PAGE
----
“You don’t stop laughing when you grow old; you grow old when you stop laughing.” — George Bernard Shaw, 1856-1950
Question: What is the difference between Medicare and Long Term Care (LTC) Coverage?
Answer: Mistakenly, many people believe that Medicare, the federal health insurance program for older Americans, will pay for all LTC needs. The truth is that Medicare does not cover custodial care, which is usually the kind of care older Americans need. Medicare only provides limited coverage for skilled nursing care or physical therapy.
The most common and preferred type of LTC is provided in the home although ongoing services and support needed by those with chronic health conditions or disabilities can be provided in other settings, such as assisted living facilities and adult day care centers. The nursing homes of yesteryear are far less prevalent today. Here are descriptions of the three levels of long-term care:
Skilled care: Generally round-the-clock care given by professional health care providers such as nurses, therapists, or aides under a doctor’s supervision.
Intermediate care: Also provided by professional health care providers but on a less frequent basis than skilled care.
Custodial care: Personal care and assistance with “activities of daily living” such as bathing, eating and dressing which is often given by family caregivers, nurses’ aides, or home health workers.
Planning for the possibility of needing LTC is an important puzzle piece for your comprehensive financial plan for two reasons:
1) The odds of needing long-term care are high:
Approximately 40% of people will need LTC at some point during their lifetimes after reaching age 65. According to the Alzheimer’s Association, 14% of people age 71 and older have Alzheimer’s disease, a disorder that often leads to the need for nursing home care. In addition, younger people may need LTC too, due to a disabling accident or illness.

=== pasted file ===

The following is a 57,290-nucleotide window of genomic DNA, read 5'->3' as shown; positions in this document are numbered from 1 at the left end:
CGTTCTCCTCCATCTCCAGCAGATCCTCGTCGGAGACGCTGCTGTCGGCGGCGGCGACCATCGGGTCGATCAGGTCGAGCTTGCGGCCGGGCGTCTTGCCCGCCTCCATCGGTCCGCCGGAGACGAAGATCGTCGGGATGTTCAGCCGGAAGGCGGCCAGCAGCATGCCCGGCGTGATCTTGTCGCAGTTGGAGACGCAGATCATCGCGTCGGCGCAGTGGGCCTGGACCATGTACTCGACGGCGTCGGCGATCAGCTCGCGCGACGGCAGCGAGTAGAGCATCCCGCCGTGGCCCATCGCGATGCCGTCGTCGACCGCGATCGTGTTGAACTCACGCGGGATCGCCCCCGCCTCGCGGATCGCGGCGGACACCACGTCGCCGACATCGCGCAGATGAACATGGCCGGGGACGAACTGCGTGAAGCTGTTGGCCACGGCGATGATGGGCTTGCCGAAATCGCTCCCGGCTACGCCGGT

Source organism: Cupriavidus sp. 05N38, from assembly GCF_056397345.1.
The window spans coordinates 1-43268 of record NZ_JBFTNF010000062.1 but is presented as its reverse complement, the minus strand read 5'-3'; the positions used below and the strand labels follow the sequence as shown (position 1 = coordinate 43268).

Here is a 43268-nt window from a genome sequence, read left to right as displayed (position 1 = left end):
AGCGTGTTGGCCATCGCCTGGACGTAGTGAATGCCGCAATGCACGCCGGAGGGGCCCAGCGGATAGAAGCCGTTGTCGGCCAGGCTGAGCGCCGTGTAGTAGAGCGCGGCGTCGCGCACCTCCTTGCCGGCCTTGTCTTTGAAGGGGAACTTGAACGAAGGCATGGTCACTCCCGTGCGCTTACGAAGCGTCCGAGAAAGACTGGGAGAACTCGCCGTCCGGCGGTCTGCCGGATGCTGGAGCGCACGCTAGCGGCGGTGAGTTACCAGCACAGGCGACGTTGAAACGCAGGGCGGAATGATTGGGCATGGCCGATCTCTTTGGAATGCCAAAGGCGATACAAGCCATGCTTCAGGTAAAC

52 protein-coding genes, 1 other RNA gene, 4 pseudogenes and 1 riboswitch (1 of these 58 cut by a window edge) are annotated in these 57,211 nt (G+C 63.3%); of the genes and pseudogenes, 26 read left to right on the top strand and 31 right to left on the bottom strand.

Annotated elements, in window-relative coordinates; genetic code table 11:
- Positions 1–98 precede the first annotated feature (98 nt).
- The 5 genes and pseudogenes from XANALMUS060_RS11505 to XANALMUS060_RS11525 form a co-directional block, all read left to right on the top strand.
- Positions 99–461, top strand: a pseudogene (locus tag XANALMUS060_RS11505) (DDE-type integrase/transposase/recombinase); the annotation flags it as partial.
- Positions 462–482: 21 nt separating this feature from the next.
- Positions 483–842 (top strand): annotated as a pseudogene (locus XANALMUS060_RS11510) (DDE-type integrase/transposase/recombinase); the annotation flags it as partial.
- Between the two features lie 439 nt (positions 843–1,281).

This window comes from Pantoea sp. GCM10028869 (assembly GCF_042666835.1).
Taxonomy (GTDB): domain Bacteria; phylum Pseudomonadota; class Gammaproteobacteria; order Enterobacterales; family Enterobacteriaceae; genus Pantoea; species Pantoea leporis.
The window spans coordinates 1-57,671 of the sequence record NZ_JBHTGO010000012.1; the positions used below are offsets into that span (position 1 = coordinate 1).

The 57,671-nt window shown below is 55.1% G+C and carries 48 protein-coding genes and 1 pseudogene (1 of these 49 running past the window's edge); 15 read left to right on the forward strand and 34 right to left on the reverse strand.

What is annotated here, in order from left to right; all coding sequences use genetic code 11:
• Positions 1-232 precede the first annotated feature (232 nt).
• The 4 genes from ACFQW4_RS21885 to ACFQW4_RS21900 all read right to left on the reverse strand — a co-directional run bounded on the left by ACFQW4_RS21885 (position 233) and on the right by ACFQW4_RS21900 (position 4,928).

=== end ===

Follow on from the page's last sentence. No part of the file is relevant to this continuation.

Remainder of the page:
2) The cost of long-term care is rising:
Currently, the average annual cost of a 1-year nursing home stay is $74,820 and in many states, the cost is much higher. In the future, LTC is likely to be even more expensive. If costs rise at just 3% a year (a conservative estimate), in 20 years, a 1-year nursing home stay will cost approximately $135,133.
The Rising Cost of Long-Term Care
National Clearinghouse for Long-Term Care information, U.S. Department of Health and Human Services, 2011.
Medicaid, which is often confused with Medicare, is the joint federal-state program that two-thirds of nursing home residents currently rely on to pay some of their long-term care expenses. However, to qualify for Medicaid, you must have limited income and assets, and although Medicaid generally covers nursing home care, it provides only limited coverage for home health care in certain states.
Pay your own way
The major advantage of using income, savings, investments, and assets (such as your home) to pay for long-term care is that you have the most control over where and how you receive care. Because the cost of long-term care is high, you may have trouble affording extended care if you need it and will certainly erode assets.
Share the load
LTC coverage protects you against a specific financial risk–in this case, the chance that LTC will cost more than you can afford. LTC coverage can help you preserve your assets and provide access to a range of care options. There are many types of coverage available today in response to the needs of our aging population. Your financial advisor can help you compare long-term coverage options and answer any questions you may have.
When working with clients we often ask the question; “Who would you like me to contact if something were to happen to you?” or, “Who should I expect to hear from if your situation changes?” Most of us have an “alpha” child, relative, or friend who would step up and take control if we couldn’t act for ourselves. This person, along with your advisor, are the people to talk with when aligning your goals and plans.
While families gather during this holiday season it may be the perfect time to discuss long-term care planning with parents and/or adult children. Understandably, many people put off planning for long-term care. It’s hard to face the fact that health problems may someday result in a loss of independence, but if you begin planning now, you’ll have more options available in the future. Stay focused and plan accordingly.
Opinions expressed herein are those of the author and subject to change at any time. Information obtained from outside sources is believed to be reliable.
“Certified Financial Planner Board of Standards Inc. owns the certification marks CFP(R), CERTIFIED FINANCIAL PLANNER(tm) and federally registered CFP (with flame design) in the U.S.”
Darcie Guerin, CFP®, is Associate Vice President, Investments & Branch Manager of Raymond James & Associates, Inc. Member New York Stock Exchange/SIPC 606 Bald Eagle Dr. Suite 401, Marco Island, FL 34145. She may be reached at 239-389-1041, email firstname.lastname@example.org. www.raymondjames.com/Darcie